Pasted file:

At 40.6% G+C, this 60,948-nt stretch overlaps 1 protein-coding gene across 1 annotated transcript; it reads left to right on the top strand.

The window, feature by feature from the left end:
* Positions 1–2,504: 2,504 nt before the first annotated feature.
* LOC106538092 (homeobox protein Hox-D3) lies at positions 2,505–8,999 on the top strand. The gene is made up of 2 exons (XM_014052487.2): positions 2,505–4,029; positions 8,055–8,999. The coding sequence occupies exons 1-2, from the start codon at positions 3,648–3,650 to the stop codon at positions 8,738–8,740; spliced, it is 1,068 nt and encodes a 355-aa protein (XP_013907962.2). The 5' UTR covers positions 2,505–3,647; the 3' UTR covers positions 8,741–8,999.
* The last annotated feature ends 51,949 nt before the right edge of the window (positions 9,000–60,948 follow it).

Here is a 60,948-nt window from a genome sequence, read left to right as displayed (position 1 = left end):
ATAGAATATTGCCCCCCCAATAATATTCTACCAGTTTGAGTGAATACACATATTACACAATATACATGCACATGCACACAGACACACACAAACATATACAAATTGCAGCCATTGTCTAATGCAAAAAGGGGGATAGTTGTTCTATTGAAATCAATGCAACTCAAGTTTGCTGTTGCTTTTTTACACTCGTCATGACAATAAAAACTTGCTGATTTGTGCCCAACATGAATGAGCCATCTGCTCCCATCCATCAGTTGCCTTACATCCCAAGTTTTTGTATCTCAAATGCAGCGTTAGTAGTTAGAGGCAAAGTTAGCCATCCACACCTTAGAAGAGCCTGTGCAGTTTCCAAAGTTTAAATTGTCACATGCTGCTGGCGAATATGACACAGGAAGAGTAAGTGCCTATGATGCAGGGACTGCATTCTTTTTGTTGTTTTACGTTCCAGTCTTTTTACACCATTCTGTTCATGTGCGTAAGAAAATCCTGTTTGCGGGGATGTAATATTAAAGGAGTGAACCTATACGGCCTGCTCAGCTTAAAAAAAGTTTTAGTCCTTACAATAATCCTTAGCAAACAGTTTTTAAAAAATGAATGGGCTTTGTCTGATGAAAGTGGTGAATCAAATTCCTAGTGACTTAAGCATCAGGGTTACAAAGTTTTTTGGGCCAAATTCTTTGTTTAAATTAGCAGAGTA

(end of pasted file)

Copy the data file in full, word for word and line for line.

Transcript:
At 40.6% G+C, this 60,948-nt stretch overlaps 1 protein-coding gene across 1 annotated transcript; it reads left to right on the top strand.

The window, feature by feature from the left end:
* Positions 1–2,504: 2,504 nt before the first annotated feature.
* LOC106538092 (homeobox protein Hox-D3) lies at positions 2,505–8,999 on the top strand. The gene is made up of 2 exons (XM_014052487.2): positions 2,505–4,029; positions 8,055–8,999. The coding sequence occupies exons 1-2, from the start codon at positions 3,648–3,650 to the stop codon at positions 8,738–8,740; spliced, it is 1,068 nt and encodes a 355-aa protein (XP_013907962.2). The 5' UTR covers positions 2,505–3,647; the 3' UTR covers positions 8,741–8,999.
* The last annotated feature ends 51,949 nt before the right edge of the window (positions 9,000–60,948 follow it).

Here is a 60,948-nt window from a genome sequence, read left to right as displayed (position 1 = left end):
ATAGAATATTGCCCCCCCAATAATATTCTACCAGTTTGAGTGAATACACATATTACACAATATACATGCACATGCACACAGACACACACAAACATATACAAATTGCAGCCATTGTCTAATGCAAAAAGGGGGATAGTTGTTCTATTGAAATCAATGCAACTCAAGTTTGCTGTTGCTTTTTTACACTCGTCATGACAATAAAAACTTGCTGATTTGTGCCCAACATGAATGAGCCATCTGCTCCCATCCATCAGTTGCCTTACATCCCAAGTTTTTGTATCTCAAATGCAGCGTTAGTAGTTAGAGGCAAAGTTAGCCATCCACACCTTAGAAGAGCCTGTGCAGTTTCCAAAGTTTAAATTGTCACATGCTGCTGGCGAATATGACACAGGAAGAGTAAGTGCCTATGATGCAGGGACTGCATTCTTTTTGTTGTTTTACGTTCCAGTCTTTTTACACCATTCTGTTCATGTGCGTAAGAAAATCCTGTTTGCGGGGATGTAATATTAAAGGAGTGAACCTATACGGCCTGCTCAGCTTAAAAAAAGTTTTAGTCCTTACAATAATCCTTAGCAAACAGTTTTTAAAAAATGAATGGGCTTTGTCTGATGAAAGTGGTGAATCAAATTCCTAGTGACTTAAGCATCAGGGTTACAAAGTTTTTTGGGCCAAATTCTTTGTTTAAATTAGCAGAGTA